Founded in 1936, the land that is now Fredrick Douglass park was for 81 years the victim of an egregious typo.
Since the land was first designated as a park in 1936, there has been confusion surrounding its name. While a Tennessean articles of the period refer to the park as “Fredrick Douglass Park for Negroes,” the park was originally christened ‘Fred Douglas Park,’ and remained that way for over 80 years.
In the early 20th century, Nashville seems to have had a track record of misspelling Fredrick Douglass’ name. A February 1917 edition of the now-defunct Nashville Globe details the local celebrations surrounding Douglass’ birthday—all while both referring to him as ‘Fred Douglass’, with the headline referring to him only as ‘Douglas’. What’s more, Fred Douglas park was only the city’s second designated public space for its African-American population. The first, Hadley park, was named after John L. Hadley, a former slave owner. At the time, naming the park in Douglass’ honor had the potential to create controversy around the park’s opening, at a time when such controversy could easily spark deadly results. The park was opened with no fanfare in March of 1936, under the name ‘Fred Douglas Park’.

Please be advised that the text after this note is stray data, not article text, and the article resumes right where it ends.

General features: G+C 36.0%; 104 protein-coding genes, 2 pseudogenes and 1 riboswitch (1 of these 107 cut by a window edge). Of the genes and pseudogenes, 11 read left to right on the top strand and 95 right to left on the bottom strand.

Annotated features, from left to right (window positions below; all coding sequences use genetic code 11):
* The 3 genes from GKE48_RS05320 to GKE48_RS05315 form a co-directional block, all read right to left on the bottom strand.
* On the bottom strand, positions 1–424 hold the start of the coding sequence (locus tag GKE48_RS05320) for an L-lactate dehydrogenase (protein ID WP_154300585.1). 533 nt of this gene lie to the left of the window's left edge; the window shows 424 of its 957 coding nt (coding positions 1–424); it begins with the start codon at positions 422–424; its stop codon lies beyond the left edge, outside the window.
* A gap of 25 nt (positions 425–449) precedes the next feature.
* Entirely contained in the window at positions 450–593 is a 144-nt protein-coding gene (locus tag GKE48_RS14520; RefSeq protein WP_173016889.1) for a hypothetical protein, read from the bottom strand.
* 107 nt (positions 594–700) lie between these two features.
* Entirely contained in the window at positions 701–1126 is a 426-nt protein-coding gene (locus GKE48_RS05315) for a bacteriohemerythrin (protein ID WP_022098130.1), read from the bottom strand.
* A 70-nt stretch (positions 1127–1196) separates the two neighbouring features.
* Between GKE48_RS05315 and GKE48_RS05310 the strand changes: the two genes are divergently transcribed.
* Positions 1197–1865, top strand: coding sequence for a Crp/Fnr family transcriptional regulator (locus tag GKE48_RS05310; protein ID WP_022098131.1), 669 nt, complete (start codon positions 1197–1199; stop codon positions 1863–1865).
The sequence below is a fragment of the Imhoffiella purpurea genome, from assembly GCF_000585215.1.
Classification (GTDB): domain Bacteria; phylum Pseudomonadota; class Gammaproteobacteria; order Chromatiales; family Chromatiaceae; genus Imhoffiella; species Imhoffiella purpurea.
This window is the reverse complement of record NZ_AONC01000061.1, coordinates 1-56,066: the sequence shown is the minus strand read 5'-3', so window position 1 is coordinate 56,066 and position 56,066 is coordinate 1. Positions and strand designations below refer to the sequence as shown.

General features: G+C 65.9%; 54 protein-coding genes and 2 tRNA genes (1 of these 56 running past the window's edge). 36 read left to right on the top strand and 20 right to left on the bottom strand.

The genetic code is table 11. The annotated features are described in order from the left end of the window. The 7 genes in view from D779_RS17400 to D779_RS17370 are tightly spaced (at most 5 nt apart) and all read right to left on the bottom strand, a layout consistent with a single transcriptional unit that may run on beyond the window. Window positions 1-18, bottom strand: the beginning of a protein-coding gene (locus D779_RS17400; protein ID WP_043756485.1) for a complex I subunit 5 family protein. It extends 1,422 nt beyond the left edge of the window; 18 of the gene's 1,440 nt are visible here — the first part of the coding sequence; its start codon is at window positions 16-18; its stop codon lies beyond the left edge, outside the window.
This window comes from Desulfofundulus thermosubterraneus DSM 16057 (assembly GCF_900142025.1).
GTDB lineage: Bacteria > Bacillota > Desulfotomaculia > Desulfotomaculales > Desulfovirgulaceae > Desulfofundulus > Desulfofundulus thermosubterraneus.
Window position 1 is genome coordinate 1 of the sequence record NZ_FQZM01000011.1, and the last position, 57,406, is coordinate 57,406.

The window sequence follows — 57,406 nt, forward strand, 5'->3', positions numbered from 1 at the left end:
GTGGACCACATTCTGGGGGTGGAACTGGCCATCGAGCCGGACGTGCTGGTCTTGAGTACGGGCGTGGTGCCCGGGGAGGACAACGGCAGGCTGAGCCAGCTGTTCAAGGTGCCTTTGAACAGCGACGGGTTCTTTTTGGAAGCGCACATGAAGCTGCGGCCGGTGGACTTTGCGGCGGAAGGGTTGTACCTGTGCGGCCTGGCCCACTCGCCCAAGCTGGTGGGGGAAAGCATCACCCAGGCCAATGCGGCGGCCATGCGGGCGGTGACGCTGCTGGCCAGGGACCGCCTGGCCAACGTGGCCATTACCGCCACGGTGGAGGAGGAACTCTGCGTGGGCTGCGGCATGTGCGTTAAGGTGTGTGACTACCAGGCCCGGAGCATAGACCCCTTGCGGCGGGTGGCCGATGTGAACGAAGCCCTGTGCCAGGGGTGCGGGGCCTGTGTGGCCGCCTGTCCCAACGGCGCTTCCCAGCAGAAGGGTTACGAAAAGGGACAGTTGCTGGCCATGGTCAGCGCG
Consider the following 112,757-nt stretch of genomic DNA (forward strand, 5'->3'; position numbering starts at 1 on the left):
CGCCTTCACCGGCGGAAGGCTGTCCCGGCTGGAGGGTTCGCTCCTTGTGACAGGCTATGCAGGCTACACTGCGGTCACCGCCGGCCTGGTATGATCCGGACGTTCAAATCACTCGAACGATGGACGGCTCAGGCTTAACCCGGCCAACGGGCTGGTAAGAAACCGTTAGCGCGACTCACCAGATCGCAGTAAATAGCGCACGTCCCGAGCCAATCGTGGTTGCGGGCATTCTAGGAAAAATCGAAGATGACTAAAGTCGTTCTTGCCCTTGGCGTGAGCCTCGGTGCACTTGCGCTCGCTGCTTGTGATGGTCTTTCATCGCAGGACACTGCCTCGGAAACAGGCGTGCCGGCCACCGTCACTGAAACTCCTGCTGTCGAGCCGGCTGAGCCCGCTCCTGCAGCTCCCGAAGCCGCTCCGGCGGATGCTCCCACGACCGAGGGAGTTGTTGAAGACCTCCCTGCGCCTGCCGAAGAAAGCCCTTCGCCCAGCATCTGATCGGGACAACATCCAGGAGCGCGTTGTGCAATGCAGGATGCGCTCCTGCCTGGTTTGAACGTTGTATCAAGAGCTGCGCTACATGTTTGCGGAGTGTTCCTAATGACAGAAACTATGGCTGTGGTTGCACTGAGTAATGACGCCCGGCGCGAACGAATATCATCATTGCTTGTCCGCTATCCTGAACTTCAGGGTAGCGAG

For most of the history of the park, the local municipal parks department has countered suggestions that the park was meant to be named after noted abolitionist and writer Fredrick Douglass with the assertion that it was named after a Fred Douglas that either owned the property before it was converted into a municipal park or played some role in the founding of Nashville. However, no record of such a person has ever been discovered. In 2017, despite language in the Parks and Recreation Policy manual that “no park once named may ever be changed,” the Nashville parks department voted unanimously to change the park’s name to Fredrick Douglass park.